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  3. klyse3 says:

    As a runner/walker, I’d much rather hear it. Especially if I have my dog with me! The warning gives me time to tighten his leash and make sure he doesn’t chase the bikes or get in the way.

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  4. Sara (@sajego) says:

    I’ve said this before but as someone with a hearing loss I definitely like it. Bells are hard to hear and bikes alone are impossible to hear. After the first few people say it I’m listening for it rather than startled, and I always say thank you.

    I’m moving to an area where the paths say bike left lane, walk right lane. Curious how well that works in practice.

    Liked by 1 person

  5. Rebecca Kukla says:

    I think it really depends on the delivery. A polite “on your left” or bell is helpful but I have definitely had many dudes (always dudes) use it as a kind of a weird aggressive road warrior call.

    Also it’s worth mentioning the case when a cyclist does it to another cyclist but not because they are actually faster – they just want to be in front and like making a show of passing people. Then I get stuck behind their sorry plodding asses on the hills. Assholes.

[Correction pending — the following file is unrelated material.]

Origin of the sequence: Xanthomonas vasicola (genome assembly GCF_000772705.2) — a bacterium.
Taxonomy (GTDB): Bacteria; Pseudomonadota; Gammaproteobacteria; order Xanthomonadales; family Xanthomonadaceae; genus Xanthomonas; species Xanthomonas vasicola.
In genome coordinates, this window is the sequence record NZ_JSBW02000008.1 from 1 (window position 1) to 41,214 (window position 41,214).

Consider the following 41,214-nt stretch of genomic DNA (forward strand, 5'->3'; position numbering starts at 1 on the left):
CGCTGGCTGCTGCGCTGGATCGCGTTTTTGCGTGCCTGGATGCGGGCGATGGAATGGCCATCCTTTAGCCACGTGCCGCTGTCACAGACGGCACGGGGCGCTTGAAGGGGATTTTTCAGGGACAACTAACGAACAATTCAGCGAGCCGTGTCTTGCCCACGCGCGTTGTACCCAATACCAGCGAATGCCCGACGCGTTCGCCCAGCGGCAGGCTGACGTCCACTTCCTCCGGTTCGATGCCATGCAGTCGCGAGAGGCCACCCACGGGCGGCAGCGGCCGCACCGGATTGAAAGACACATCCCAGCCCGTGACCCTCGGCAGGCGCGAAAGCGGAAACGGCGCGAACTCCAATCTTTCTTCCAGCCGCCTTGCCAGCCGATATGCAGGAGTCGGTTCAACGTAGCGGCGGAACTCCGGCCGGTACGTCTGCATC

Liked by 1 person

  6. Val says:

    I think making the calls when passing close enough for it to matter is just common courtesy.

    It annoys me when cyclists don’t call out or otherwise signal their presence if they’re going to pass me without a large distance between us. I also really hate when riders are wearing headphones and can’t hear my call – I’ve had a few near collisions that way.

    The distance at which I’ll make the call though is much lower for runners. I notice that anything on wheels tends to drift from side to side quite a bit, but people on foot don’t. This risk of a cyclist drifting over while I’m passing is far greater than of a runner doing the same.

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  7. Kathryn says:

    I think of it as a kind of harsh way of saying, “I am coming, stay where you are”. But even after the warning little kids and moms with strollers often stop and turn around and put themselves right in the way. I am not a competition rider. I take 7 k rides along paths with my husband and still I find this frightening. I wish there was something else to say